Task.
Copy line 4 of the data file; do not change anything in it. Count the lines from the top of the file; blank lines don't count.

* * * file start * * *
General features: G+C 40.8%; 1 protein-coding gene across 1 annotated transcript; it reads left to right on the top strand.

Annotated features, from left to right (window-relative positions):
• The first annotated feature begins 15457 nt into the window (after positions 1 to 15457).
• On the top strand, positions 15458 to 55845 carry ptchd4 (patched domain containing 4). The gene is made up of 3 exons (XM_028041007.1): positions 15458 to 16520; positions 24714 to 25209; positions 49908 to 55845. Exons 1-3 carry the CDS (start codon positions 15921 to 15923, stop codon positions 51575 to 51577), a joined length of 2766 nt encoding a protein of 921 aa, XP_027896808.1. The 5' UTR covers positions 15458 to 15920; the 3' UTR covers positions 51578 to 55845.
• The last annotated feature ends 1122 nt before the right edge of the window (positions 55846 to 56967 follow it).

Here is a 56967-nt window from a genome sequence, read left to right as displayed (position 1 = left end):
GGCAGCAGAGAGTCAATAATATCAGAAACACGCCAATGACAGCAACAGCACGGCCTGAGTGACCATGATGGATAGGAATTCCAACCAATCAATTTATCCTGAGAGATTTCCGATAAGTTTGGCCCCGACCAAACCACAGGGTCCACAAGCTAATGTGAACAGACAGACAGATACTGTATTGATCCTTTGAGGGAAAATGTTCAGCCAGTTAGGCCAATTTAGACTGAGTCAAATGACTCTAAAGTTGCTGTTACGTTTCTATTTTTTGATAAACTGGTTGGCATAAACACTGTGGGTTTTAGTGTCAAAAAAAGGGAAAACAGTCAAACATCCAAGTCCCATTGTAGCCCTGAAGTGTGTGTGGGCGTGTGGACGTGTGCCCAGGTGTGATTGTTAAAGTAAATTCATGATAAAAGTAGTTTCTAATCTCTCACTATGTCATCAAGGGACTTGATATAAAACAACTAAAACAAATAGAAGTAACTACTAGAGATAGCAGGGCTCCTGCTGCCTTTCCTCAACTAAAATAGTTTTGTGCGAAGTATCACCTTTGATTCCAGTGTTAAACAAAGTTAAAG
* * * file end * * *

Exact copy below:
• On the top strand, positions 15458 to 55845 carry ptchd4 (patched domain containing 4). The gene is made up of 3 exons (XM_028041007.1): positions 15458 to 16520; positions 24714 to 25209; positions 49908 to 55845. Exons 1-3 carry the CDS (start codon positions 15921 to 15923, stop codon positions 51575 to 51577), a joined length of 2766 nt encoding a protein of 921 aa, XP_027896808.1. The 5' UTR covers positions 15458 to 15920; the 3' UTR covers positions 51578 to 55845.